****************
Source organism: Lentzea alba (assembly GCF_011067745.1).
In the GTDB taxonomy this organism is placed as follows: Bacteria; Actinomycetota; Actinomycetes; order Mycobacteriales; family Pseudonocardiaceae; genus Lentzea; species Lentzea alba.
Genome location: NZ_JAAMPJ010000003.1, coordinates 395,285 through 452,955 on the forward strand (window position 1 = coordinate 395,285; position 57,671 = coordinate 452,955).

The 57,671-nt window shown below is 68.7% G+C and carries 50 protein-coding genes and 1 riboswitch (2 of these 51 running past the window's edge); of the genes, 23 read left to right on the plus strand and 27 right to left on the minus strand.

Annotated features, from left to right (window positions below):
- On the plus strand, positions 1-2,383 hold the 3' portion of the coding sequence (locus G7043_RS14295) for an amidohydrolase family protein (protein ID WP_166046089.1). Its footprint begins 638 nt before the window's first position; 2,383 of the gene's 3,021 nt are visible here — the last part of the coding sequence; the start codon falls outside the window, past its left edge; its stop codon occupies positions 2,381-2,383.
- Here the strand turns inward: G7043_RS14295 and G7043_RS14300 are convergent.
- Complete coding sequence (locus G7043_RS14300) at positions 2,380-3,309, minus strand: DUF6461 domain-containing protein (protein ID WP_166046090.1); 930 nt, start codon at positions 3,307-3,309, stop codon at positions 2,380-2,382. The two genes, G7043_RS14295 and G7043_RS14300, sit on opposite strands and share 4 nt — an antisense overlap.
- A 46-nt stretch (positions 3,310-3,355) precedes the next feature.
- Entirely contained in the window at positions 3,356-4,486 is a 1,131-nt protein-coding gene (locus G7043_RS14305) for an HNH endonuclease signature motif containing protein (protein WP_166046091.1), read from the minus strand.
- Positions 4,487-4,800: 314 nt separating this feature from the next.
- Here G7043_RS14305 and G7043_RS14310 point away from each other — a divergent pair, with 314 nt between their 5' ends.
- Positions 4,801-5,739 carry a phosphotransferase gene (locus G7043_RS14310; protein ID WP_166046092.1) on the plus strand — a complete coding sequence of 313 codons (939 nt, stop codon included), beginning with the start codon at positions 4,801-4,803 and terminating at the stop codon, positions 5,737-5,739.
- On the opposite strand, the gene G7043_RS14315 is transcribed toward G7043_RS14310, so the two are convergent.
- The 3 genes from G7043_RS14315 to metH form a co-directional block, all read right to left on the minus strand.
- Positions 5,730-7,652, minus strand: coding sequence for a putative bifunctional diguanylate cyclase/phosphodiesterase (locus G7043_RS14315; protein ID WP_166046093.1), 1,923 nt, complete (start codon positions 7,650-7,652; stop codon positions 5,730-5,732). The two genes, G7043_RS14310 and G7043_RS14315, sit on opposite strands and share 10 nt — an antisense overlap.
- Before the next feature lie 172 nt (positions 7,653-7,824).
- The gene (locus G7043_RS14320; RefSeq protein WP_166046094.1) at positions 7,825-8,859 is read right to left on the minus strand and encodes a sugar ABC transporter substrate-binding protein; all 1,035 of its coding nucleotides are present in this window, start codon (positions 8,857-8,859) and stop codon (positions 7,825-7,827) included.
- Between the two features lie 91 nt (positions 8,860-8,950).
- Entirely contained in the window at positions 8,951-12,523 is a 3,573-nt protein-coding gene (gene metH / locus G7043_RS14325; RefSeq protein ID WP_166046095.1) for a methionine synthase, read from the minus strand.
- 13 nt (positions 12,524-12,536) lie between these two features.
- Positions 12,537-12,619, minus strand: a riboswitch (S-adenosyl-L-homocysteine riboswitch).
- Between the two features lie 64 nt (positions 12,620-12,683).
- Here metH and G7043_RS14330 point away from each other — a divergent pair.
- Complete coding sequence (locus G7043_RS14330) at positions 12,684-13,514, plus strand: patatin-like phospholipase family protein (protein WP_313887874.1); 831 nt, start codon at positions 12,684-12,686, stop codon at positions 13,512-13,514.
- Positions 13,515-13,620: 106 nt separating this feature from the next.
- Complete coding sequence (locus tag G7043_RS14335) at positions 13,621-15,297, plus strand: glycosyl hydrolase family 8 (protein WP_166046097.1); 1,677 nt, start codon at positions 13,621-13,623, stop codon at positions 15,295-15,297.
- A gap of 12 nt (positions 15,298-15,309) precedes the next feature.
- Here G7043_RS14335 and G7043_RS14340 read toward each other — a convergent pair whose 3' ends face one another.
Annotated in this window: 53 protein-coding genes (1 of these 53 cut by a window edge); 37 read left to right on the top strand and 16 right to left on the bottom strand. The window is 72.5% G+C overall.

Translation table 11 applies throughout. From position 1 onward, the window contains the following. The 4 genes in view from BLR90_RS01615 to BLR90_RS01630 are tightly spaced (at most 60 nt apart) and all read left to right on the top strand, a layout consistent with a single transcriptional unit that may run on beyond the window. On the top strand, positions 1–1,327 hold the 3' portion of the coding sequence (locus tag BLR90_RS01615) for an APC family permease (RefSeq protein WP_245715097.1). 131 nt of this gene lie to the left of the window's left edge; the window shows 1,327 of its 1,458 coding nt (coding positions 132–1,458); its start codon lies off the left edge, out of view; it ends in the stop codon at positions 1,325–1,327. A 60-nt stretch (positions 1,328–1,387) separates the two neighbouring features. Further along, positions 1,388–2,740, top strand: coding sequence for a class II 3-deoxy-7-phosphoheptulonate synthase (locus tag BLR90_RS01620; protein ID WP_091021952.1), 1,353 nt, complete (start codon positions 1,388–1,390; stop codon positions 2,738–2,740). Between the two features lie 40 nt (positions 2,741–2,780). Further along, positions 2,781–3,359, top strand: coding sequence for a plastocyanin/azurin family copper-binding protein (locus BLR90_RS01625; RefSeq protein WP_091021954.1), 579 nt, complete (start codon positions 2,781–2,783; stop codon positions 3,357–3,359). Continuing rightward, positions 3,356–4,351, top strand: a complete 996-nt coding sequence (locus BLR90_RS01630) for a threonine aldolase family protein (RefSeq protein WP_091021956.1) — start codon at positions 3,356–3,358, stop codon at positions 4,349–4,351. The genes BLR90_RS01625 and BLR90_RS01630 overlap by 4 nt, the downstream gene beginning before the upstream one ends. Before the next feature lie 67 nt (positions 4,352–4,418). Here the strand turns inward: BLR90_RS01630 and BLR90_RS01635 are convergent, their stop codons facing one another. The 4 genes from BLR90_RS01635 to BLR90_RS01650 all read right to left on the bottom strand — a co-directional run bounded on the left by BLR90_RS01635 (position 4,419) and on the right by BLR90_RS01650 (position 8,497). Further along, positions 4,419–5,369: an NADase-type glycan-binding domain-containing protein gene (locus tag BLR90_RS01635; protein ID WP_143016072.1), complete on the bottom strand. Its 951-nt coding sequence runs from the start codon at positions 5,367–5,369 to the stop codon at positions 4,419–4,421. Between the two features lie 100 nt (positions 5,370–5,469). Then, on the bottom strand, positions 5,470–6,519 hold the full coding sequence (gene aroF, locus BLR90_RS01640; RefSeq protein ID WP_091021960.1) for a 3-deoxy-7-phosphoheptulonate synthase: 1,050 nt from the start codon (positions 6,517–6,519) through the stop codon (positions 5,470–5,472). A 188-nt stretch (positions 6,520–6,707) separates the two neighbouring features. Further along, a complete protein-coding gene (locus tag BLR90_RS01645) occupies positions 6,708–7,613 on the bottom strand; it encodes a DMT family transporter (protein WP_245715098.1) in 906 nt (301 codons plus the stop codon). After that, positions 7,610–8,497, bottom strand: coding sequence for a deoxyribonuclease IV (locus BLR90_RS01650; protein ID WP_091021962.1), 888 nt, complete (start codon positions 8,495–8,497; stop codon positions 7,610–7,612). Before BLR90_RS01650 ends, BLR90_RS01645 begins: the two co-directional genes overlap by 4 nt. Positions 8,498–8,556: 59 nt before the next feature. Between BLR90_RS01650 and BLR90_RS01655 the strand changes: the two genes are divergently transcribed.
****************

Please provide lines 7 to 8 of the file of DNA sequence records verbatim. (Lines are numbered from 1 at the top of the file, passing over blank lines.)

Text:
- Here the strand turns inward: G7043_RS14295 and G7043_RS14300 are convergent.
- Complete coding sequence (locus G7043_RS14300) at positions 2,380-3,309, minus strand: DUF6461 domain-containing protein (protein ID WP_166046090.1); 930 nt, start codon at positions 3,307-3,309, stop codon at positions 2,380-2,382. The two genes, G7043_RS14295 and G7043_RS14300, sit on opposite strands and share 4 nt — an antisense overlap.